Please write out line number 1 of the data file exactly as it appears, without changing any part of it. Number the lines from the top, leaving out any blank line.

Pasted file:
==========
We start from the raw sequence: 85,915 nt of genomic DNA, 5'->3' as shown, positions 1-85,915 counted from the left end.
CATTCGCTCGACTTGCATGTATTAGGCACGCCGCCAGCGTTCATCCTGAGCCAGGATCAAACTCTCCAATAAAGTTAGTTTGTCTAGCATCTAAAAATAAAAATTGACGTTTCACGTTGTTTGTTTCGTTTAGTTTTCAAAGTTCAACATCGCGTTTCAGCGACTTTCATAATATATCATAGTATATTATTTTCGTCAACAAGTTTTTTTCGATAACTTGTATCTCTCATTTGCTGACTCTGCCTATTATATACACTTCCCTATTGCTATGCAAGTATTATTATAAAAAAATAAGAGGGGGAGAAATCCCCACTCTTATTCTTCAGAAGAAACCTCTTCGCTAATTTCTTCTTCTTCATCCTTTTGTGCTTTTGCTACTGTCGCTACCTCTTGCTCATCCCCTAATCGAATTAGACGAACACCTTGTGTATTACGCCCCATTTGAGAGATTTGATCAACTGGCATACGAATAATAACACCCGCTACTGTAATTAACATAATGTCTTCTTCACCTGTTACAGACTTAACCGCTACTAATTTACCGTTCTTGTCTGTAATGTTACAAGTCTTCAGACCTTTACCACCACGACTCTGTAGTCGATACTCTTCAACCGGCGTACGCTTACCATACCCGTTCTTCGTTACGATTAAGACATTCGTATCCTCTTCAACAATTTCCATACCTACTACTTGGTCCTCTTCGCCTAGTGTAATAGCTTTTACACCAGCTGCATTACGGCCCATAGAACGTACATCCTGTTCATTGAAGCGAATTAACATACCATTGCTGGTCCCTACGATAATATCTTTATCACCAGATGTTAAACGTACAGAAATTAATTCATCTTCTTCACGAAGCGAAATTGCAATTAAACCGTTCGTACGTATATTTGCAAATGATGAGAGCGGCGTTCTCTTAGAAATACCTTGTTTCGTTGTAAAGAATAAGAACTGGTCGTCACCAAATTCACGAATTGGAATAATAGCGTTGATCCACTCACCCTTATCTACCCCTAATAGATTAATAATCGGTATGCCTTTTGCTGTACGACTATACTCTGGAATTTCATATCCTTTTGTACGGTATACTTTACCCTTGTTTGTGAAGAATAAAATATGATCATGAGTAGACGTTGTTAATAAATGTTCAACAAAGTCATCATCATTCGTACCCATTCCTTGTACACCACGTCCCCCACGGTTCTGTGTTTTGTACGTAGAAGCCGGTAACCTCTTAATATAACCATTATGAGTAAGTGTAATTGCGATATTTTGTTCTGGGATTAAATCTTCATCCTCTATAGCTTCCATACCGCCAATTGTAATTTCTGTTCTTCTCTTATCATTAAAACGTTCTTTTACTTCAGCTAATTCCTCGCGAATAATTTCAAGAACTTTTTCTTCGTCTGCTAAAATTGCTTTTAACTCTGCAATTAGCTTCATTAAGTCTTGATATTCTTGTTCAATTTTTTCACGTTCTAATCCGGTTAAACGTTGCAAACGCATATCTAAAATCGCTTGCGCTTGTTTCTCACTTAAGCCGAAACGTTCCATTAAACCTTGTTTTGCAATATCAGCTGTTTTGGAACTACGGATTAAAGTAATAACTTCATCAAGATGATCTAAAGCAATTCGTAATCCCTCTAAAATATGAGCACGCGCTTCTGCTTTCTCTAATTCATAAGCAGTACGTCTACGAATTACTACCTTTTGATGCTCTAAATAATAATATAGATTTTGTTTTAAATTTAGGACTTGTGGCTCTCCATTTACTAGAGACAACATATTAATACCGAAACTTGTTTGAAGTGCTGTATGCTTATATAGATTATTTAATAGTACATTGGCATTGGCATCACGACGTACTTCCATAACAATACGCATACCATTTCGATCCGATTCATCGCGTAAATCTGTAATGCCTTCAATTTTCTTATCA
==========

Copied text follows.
We start from the raw sequence: 85,915 nt of genomic DNA, 5'->3' as shown, positions 1-85,915 counted from the left end.